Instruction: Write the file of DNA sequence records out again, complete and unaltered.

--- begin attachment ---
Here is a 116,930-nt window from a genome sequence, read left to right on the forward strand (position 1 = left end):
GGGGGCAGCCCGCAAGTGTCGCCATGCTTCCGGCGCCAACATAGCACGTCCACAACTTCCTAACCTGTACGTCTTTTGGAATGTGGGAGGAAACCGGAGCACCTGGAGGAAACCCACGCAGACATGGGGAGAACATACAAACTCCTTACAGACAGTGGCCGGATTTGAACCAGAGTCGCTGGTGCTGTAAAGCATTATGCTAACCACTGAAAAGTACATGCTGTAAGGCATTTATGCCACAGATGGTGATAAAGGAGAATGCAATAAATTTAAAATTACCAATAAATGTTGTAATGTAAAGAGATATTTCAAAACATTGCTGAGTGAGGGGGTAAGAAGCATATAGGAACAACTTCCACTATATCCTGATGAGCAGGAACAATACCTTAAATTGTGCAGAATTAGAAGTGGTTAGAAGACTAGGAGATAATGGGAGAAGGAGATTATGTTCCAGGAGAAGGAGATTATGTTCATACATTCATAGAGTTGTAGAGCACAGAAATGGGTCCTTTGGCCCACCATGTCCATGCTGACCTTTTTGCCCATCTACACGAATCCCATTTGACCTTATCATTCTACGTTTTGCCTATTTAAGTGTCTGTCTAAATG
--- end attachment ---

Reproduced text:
Here is a 116,930-nt window from a genome sequence, read left to right on the forward strand (position 1 = left end):
GGGGGCAGCCCGCAAGTGTCGCCATGCTTCCGGCGCCAACATAGCACGTCCACAACTTCCTAACCTGTACGTCTTTTGGAATGTGGGAGGAAACCGGAGCACCTGGAGGAAACCCACGCAGACATGGGGAGAACATACAAACTCCTTACAGACAGTGGCCGGATTTGAACCAGAGTCGCTGGTGCTGTAAAGCATTATGCTAACCACTGAAAAGTACATGCTGTAAGGCATTTATGCCACAGATGGTGATAAAGGAGAATGCAATAAATTTAAAATTACCAATAAATGTTGTAATGTAAAGAGATATTTCAAAACATTGCTGAGTGAGGGGGTAAGAAGCATATAGGAACAACTTCCACTATATCCTGATGAGCAGGAACAATACCTTAAATTGTGCAGAATTAGAAGTGGTTAGAAGACTAGGAGATAATGGGAGAAGGAGATTATGTTCCAGGAGAAGGAGATTATGTTCATACATTCATAGAGTTGTAGAGCACAGAAATGGGTCCTTTGGCCCACCATGTCCATGCTGACCTTTTTGCCCATCTACACGAATCCCATTTGACCTTATCATTCTACGTTTTGCCTATTTAAGTGTCTGTCTAAATG